FRAXA co-founders Katie Clapp and Mike Tranfaglia, spoke virtually at the 5th Pharma Pricing Reimbursement and Market Access 2021 conference.
In this session, facilitated by Nadia Bodkin, PharmD, MS, from the Rare Advocacy Movement, Katie and Mike were joined by Christopher U. Missling, PhD, President and CEO of Anavex Life Sciences Corp. to discuss the collaboration between FRAXA and Anavex as a case study example to help raise awareness amongst others in the rare disease industry of these types of collaborations between advocacy and industry.
Dr. Mark Gurney, CEO of Tetra Therapeutics, discusses how one of the earliest clues to the biology of Fragile X led to the most successful Fragile X clinical trial to date. FRAXA and Tetra began working together after a key FRAXA-funded study caught the attention of Dr. Gurney. Through the FRAXA Drug Validation Initiative, Dr. Patricia Cogram was able to conduct preclinical validation experiments with Tetra’s lead compound in record time, paving the way for clinical trials.
We are excited to share that Anavex Life Sciences announced today that preclinical data of the ANAVEX®2-73 (blarcamesine) study in Fragile X syndrome were published in the peer-reviewed journal, Scientific Reports.
One of the most exciting kinds of work that FRAXA does is following the journey of an experimental new treatment until it is ready for trials in people with Fragile X. From an initial idea, through the development process, to clinical trials, FRAXA helps out all along the way. From an initial idea, through the development process, to clinical trials, FRAXA helps out all along the way. The recent announcement by Synaptogenix is a great example of how FRAXA funding and use of FRAXA-DVI can accelerate research on Fragile X.
The FRAXA Drug Validation Initiative (FRAXA-DVI) provides speedy, cost-effective, objective preclinical testing of potential Fragile X treatments. FRAXA-DVI uses in-vitro systems, behavior batteries, and gene expression and peripheral biomarker platforms to validate investigational new drugs and repurposed available compounds in Fragile X syndrome (FXS).
Today, Tetra Therapeutics published the full results of its PDE4D trial published the full results to their announcement. Now having reviewed the full results, FRAXA can confidently say that the PDE4D drug trial gives hope to patients and families that Fragile X Syndrome is a treatable disorder, and this particular drug can improve intellectual disability.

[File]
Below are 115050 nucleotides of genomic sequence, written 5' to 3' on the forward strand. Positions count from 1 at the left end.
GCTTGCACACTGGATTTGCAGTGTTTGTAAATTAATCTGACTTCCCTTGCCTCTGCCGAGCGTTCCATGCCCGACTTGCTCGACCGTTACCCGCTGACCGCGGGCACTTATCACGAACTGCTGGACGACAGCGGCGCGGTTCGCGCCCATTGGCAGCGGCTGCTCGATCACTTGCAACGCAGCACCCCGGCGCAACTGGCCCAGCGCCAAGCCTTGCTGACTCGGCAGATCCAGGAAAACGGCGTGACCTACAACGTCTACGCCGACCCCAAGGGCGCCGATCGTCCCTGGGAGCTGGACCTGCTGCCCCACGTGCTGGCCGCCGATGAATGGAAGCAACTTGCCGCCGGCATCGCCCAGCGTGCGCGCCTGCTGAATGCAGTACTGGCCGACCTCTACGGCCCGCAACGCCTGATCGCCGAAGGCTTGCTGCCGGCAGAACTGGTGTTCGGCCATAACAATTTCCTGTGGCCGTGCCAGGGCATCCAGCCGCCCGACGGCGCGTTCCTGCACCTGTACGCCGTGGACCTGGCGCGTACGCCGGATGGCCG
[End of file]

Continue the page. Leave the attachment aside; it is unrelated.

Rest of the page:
New Zealand-Based Biotech Neuren Pharmaceuticals Has Published Successful Phase 2 Fragile X Clinical Trial. Trofinetide, given to adolescent and adult males with Fragile X syndrome, was shown to be generally safe and was well-tolerated. It also showed preliminary evidence of efficacy. This trial validated a new design which can be used in future trials.
Healx has secured $56M in new financing to build a clinical-stage portfolio for rare diseases, including treatments for Fragile X syndrome, and to launch a global Rare Treatment Accelerator program. Where the traditional drug discovery model takes more than a decade and can run into the billions of dollars, Healx’s AI-driven approach makes the process faster, more efficient and cost-effective.
FRAXA Research Foundation has funded a clinical trial of an investigational new drug, led by Dr. Elizabeth Berry-Kravis at the Rush Fragile X Clinic in Chicago. This trial will treat 30 adult males with Fragile X syndrome with a PDE4D allosteric inhibitor from Tetra Discovery Partners using in a crossover design, so that everyone gets active drug for part of the time and placebo for part of the time.